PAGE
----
“In the first two games we got good productivity out of Philippe Langlois and Gavin Musgrave but we didn’t get a lot out of other players,” said a disappointed Dore. “We talked about that a lot and wanted to get some things going early in the second half but unfortunately we were not able to do it. Laval changed how we approached the game.”

“We tried to get more rebounds and steals and go to the boards a little more hoping to change the tempo of the game,” said Langlois. “It is pretty hard to come back when you are down to a team that seemed to get better as the game went on.”

The changes could be seen by who was sitting on the bench. Patrick Perrotte, who led the Stingers in season total points and was second in the league, hardly broke a sweat. “I have to admit that I was a little nervous at the start,” he confessed. “When Laval came out the way they did maybe I was a little impressed. It was my responsibility to get myself back in the game and I could not.”

But Perrotte could not be faulted nor could any member of the Stinger squad. Laval was just that good on this day. For the entire game Laval muscled and hustled and dominated inside, from the field and and from the three and maintained a 20-point lead. It was an offence vs. defence game. Concordia was looking to cut the lead in half and to get it down to single digits. When our boys began to make strides it was only seconds later that the lead was back to 20.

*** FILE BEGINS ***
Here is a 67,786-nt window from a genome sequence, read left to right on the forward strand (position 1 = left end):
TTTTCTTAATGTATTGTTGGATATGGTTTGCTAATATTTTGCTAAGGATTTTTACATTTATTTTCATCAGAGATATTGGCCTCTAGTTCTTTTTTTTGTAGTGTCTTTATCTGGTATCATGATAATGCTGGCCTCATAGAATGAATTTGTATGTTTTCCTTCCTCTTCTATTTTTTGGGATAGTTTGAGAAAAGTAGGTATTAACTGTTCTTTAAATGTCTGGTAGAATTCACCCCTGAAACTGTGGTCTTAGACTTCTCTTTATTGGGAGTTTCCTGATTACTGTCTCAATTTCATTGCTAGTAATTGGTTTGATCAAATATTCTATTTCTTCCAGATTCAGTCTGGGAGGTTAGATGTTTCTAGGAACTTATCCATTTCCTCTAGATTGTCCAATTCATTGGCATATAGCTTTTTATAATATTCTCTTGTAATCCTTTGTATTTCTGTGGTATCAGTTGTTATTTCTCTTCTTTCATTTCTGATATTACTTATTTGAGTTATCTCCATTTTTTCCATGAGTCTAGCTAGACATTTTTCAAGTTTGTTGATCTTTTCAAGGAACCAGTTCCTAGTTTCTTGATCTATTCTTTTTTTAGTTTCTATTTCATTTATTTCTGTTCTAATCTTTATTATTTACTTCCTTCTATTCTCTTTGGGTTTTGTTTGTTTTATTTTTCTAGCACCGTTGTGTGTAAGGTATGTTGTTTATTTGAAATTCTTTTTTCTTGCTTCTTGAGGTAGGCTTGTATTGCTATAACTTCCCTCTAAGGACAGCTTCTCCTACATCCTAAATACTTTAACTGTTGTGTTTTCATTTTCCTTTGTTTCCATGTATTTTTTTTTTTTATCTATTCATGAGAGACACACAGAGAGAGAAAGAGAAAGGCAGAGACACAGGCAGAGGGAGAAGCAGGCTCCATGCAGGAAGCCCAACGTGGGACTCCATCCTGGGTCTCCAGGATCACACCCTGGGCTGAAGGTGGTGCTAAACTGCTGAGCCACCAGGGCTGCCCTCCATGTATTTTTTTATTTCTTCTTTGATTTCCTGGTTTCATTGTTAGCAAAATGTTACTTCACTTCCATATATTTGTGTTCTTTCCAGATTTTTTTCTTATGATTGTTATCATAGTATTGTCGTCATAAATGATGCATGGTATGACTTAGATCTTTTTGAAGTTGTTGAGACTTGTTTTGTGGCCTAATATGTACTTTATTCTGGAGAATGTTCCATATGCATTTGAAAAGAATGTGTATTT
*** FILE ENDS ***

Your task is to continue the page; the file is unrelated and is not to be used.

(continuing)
“Our problem wasn’t on offence because we were scoring,” said Lacasse. “But they were coming right back up the court and hitting their shots. We tried to play harder defence.”

Try as our heroes might this was Laval style basketball. “We never changed our strategy all year,” said Laval’s Head Coach Jacques Paiement. “The difference in the series was that today our defence played above average. In the first two games of the series we played our usual solid defence and so did Concordia and you could see how close the scores were. Today we were kings on defence.”

The Stingers won in overtime 93-90 in the first game and lost game two at home 56-55. Both games were defensive struggles. Paiement notes one exception to his team’s strategy today. “We played with more heart today and it helped that we were in front of our fans.”

“Our guys have to be proud of themselves,” said Dore. “Everyone picked us to finish last in the league and since the beginning of the year the only guys who had any confidence in the team were the guys on the team.”

In a classy move John Dore made a full scale line change with less than two minutes remaining and inserted players who sat most of the game on the bench. “I wanted them to have some playing time in a final,” said the coach. “They were part of this team all season and deserved to be out there.”

Langlois, too, composed himself and congratulated all of his teammates in the dying minutes of the game. “We have nothing to be ashamed about,” he said. “We will be back.”

“Our goal this year was to catch McGill and Bishops and Laval,” said Dore. “We didn’t get to catch Laval this year.”